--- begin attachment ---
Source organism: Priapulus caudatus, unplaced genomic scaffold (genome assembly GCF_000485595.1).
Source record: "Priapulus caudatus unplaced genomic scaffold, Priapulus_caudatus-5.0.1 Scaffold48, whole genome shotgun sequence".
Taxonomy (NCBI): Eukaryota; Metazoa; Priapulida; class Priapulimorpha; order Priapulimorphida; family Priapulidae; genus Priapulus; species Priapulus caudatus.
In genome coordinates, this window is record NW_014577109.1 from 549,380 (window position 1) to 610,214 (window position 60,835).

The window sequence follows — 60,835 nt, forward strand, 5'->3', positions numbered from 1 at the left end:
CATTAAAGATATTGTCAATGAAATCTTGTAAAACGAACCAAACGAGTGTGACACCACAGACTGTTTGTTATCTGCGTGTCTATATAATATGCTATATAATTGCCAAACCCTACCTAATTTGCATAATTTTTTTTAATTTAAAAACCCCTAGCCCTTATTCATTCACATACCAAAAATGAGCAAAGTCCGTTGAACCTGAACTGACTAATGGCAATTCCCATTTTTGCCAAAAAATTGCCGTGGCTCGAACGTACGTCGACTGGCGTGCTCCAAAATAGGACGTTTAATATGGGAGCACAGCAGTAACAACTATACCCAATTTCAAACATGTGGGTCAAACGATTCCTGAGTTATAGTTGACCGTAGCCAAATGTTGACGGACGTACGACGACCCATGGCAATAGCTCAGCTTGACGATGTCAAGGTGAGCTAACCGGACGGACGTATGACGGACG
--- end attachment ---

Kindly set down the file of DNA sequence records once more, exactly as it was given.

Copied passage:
Source organism: Priapulus caudatus, unplaced genomic scaffold (genome assembly GCF_000485595.1).
Source record: "Priapulus caudatus unplaced genomic scaffold, Priapulus_caudatus-5.0.1 Scaffold48, whole genome shotgun sequence".
Taxonomy (NCBI): Eukaryota; Metazoa; Priapulida; class Priapulimorpha; order Priapulimorphida; family Priapulidae; genus Priapulus; species Priapulus caudatus.
In genome coordinates, this window is record NW_014577109.1 from 549,380 (window position 1) to 610,214 (window position 60,835).

The window sequence follows — 60,835 nt, forward strand, 5'->3', positions numbered from 1 at the left end:
CATTAAAGATATTGTCAATGAAATCTTGTAAAACGAACCAAACGAGTGTGACACCACAGACTGTTTGTTATCTGCGTGTCTATATAATATGCTATATAATTGCCAAACCCTACCTAATTTGCATAATTTTTTTTAATTTAAAAACCCCTAGCCCTTATTCATTCACATACCAAAAATGAGCAAAGTCCGTTGAACCTGAACTGACTAATGGCAATTCCCATTTTTGCCAAAAAATTGCCGTGGCTCGAACGTACGTCGACTGGCGTGCTCCAAAATAGGACGTTTAATATGGGAGCACAGCAGTAACAACTATACCCAATTTCAAACATGTGGGTCAAACGATTCCTGAGTTATAGTTGACCGTAGCCAAATGTTGACGGACGTACGACGACCCATGGCAATAGCTCAGCTTGACGATGTCAAGGTGAGCTAACCGGACGGACGTATGACGGACG